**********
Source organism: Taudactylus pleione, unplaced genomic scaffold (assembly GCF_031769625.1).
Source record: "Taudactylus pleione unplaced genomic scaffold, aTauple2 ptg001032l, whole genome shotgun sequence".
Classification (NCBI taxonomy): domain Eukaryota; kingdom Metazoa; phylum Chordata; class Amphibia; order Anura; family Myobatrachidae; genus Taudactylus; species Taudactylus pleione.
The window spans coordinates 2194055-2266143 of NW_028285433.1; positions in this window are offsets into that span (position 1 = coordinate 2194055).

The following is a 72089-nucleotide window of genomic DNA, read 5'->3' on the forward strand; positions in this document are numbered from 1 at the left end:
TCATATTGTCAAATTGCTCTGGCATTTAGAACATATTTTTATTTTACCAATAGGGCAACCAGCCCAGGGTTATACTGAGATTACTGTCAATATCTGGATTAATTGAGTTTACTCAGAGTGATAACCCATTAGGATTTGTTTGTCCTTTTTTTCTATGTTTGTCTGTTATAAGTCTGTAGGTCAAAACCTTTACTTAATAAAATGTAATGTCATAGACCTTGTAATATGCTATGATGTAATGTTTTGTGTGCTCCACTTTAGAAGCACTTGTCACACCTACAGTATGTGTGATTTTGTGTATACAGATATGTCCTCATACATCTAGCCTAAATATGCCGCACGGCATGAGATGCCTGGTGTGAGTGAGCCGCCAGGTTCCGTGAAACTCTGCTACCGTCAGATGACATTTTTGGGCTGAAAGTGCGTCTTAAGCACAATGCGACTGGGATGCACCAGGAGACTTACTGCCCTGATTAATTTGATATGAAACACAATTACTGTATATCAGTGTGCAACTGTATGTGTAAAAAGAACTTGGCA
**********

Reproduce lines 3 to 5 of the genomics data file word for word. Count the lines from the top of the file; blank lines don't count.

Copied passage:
Classification (NCBI taxonomy): domain Eukaryota; kingdom Metazoa; phylum Chordata; class Amphibia; order Anura; family Myobatrachidae; genus Taudactylus; species Taudactylus pleione.
The window spans coordinates 2194055-2266143 of NW_028285433.1; positions in this window are offsets into that span (position 1 = coordinate 2194055).

The following is a 72089-nucleotide window of genomic DNA, read 5'->3' on the forward strand; positions in this document are numbered from 1 at the left end: